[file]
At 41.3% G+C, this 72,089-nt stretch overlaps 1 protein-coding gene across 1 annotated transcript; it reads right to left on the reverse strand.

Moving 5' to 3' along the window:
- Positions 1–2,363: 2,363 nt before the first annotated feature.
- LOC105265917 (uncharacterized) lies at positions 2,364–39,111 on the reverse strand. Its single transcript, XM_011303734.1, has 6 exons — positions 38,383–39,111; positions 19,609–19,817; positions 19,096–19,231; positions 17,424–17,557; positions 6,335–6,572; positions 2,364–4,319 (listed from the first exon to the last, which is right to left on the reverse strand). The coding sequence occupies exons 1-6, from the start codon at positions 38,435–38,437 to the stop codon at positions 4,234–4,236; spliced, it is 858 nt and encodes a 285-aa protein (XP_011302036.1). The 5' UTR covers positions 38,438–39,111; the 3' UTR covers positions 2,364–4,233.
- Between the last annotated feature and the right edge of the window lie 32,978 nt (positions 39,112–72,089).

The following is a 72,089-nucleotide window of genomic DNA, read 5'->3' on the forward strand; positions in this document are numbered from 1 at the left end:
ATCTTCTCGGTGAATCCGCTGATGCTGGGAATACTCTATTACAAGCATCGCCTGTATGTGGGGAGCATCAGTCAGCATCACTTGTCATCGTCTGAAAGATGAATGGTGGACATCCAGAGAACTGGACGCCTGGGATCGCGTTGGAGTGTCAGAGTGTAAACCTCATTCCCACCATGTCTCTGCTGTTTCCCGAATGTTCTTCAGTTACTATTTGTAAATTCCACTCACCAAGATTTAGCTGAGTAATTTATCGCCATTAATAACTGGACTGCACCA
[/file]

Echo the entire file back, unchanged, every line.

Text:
At 41.3% G+C, this 72,089-nt stretch overlaps 1 protein-coding gene across 1 annotated transcript; it reads right to left on the reverse strand.

Moving 5' to 3' along the window:
- Positions 1–2,363: 2,363 nt before the first annotated feature.
- LOC105265917 (uncharacterized) lies at positions 2,364–39,111 on the reverse strand. Its single transcript, XM_011303734.1, has 6 exons — positions 38,383–39,111; positions 19,609–19,817; positions 19,096–19,231; positions 17,424–17,557; positions 6,335–6,572; positions 2,364–4,319 (listed from the first exon to the last, which is right to left on the reverse strand). The coding sequence occupies exons 1-6, from the start codon at positions 38,435–38,437 to the stop codon at positions 4,234–4,236; spliced, it is 858 nt and encodes a 285-aa protein (XP_011302036.1). The 5' UTR covers positions 38,438–39,111; the 3' UTR covers positions 2,364–4,233.
- Between the last annotated feature and the right edge of the window lie 32,978 nt (positions 39,112–72,089).

The following is a 72,089-nucleotide window of genomic DNA, read 5'->3' on the forward strand; positions in this document are numbered from 1 at the left end:
ATCTTCTCGGTGAATCCGCTGATGCTGGGAATACTCTATTACAAGCATCGCCTGTATGTGGGGAGCATCAGTCAGCATCACTTGTCATCGTCTGAAAGATGAATGGTGGACATCCAGAGAACTGGACGCCTGGGATCGCGTTGGAGTGTCAGAGTGTAAACCTCATTCCCACCATGTCTCTGCTGTTTCCCGAATGTTCTTCAGTTACTATTTGTAAATTCCACTCACCAAGATTTAGCTGAGTAATTTATCGCCATTAATAACTGGACTGCACCA